Simi Valley voters approved a $35-million bond issue to renovate aging schools and narrowly rejected an $8-million measure that would have provided funds to build gymnasiums and an auditorium.
Measures A and B had to be approved by more than two-thirds of the voters to gain passage. Measure A, which will provide $35 million for new heating and air-conditioning systems for the district's 27 schools, passed with 7,096 votes, or 70.4%.
But Measure B, which would have provided $8 million for new construction, only garnered 6,630 votes, or 65.9%, just short of the two-thirds majority.
Voter turnout Tuesday was a light 21.3% in the special election. There were 48,467 people eligible to vote, but only 10,309 ballots were cast.
Supt. John Duncan said school officials will decide Friday or Monday, after the results have been officially tabulated, whether to ask for a recount.
"It is just too close to rely on the machines correctly counting the ballots," Duncan said. "What this means is we'll be able to fix our schools and get a tax break, but not be able to build anything."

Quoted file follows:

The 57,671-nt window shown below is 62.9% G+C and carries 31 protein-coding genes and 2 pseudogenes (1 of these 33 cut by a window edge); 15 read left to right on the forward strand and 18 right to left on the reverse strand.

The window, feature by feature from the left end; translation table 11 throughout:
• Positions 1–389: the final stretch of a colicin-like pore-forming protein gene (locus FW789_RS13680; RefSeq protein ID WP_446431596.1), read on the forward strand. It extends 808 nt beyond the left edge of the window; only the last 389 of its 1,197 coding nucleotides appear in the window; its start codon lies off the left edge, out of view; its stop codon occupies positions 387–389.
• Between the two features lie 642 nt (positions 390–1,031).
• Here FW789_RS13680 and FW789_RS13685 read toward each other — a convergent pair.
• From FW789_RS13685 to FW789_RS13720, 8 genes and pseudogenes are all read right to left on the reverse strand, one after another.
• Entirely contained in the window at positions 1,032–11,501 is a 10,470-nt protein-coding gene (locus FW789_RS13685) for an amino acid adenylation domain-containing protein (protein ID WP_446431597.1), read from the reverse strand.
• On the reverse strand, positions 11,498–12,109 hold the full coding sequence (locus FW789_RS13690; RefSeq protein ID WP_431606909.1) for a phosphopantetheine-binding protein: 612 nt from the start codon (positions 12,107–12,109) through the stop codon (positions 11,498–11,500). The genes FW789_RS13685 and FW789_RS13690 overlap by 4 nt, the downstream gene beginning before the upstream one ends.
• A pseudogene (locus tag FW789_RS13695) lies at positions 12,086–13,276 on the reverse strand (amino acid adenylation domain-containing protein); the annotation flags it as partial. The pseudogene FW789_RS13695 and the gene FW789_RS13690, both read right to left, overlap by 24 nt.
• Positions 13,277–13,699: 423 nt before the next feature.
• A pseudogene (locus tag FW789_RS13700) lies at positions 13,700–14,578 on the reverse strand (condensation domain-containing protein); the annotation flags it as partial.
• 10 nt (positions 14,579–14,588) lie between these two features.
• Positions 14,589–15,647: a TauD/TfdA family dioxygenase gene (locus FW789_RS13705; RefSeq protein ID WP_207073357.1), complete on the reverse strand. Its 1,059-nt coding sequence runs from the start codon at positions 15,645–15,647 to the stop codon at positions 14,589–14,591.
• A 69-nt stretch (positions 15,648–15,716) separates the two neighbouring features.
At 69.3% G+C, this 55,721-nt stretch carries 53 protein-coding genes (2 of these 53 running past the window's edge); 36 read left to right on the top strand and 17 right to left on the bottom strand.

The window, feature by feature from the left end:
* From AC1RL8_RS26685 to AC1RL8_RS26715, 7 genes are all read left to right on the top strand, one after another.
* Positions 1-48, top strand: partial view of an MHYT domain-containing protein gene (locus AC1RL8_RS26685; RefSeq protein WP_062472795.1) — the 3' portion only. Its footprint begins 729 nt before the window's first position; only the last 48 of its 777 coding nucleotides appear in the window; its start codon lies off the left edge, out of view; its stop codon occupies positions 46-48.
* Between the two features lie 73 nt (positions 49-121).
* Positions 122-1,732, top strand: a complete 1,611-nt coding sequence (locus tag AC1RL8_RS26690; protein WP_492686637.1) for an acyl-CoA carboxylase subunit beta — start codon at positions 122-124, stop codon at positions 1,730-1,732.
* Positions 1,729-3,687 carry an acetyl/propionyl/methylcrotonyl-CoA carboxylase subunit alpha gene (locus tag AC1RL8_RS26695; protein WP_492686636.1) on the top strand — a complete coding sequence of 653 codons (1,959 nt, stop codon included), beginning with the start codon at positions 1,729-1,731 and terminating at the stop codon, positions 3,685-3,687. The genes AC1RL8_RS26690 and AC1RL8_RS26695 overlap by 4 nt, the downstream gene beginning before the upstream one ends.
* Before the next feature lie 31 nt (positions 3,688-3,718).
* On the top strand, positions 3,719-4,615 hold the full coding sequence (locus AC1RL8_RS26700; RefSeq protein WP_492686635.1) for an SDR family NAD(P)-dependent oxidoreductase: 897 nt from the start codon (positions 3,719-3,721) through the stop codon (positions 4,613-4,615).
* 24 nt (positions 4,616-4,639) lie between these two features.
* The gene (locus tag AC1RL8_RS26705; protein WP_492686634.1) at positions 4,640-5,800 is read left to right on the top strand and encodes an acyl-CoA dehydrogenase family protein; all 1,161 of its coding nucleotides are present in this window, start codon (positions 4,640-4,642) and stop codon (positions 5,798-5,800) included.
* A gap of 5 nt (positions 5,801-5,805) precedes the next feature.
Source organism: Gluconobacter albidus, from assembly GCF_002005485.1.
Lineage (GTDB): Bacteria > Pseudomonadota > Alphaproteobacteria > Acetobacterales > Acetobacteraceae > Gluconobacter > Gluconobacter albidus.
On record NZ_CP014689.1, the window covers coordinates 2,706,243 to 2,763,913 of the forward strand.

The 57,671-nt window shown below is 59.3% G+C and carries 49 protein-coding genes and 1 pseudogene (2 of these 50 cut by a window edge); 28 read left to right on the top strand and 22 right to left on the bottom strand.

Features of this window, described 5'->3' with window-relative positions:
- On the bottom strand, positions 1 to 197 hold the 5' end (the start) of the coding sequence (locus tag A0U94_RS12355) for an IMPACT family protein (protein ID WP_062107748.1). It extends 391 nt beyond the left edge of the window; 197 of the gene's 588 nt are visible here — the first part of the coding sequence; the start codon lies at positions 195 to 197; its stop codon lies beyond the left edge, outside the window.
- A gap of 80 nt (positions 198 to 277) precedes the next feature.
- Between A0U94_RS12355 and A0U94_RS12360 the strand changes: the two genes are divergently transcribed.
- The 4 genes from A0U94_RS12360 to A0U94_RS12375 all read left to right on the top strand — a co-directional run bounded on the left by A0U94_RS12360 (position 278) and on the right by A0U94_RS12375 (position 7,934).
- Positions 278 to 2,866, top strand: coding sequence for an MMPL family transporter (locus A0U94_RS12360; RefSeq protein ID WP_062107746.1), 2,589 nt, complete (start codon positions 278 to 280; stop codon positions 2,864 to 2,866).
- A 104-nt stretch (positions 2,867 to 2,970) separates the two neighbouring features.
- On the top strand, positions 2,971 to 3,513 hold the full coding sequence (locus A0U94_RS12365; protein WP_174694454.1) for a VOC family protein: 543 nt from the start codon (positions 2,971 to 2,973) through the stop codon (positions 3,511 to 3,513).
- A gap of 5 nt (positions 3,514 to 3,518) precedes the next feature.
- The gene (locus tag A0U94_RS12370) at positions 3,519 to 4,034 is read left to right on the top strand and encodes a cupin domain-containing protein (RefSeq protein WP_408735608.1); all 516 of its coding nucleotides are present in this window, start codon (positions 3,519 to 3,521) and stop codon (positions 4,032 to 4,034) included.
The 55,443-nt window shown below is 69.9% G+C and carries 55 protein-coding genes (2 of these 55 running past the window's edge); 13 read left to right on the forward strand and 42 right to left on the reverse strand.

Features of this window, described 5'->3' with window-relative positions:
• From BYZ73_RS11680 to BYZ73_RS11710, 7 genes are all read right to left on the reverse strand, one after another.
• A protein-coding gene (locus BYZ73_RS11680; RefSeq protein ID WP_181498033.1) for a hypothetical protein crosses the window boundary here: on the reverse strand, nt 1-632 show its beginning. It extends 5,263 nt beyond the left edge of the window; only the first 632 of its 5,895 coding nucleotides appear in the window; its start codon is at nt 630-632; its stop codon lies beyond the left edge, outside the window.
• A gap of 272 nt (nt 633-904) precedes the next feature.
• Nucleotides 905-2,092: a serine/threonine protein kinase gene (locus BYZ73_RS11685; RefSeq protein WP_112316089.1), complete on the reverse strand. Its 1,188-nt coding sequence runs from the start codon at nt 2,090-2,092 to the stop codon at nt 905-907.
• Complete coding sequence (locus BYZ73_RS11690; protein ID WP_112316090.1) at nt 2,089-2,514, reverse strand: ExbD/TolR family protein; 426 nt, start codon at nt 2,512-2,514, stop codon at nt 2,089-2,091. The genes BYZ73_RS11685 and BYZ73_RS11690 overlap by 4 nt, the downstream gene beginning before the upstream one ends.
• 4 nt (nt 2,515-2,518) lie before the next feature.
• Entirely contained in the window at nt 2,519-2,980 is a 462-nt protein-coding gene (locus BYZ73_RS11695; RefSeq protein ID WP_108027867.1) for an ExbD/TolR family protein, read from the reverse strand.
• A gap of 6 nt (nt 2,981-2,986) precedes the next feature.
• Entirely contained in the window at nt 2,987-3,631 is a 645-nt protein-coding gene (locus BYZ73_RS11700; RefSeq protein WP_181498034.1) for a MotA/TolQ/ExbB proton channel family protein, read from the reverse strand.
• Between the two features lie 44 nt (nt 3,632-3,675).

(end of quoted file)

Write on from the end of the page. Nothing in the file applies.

In April, Simi Valley voters rejected a $35-million bond issue by 147 votes.
This time, the district campaigned aggressively for the bond issues. A citizens committee supporting the measures recruited more than 200 volunteers, and raised more than $6,000 to hire a political consultant and pay for other campaign expenses.
Property taxes will decrease with passage of Measure A, Duncan said. Legislation sponsored by Assemblywoman Cathie Wright (R-Simi Valley) and signed into law last month extends the district's repayment of existing state loans.
As a result, even with payments for the new bonds, the annual school taxes on a $100,000 home will drop from $113 per year to $88 per year. Tax rates will drop again after 1994, when the existing state loan is repaid.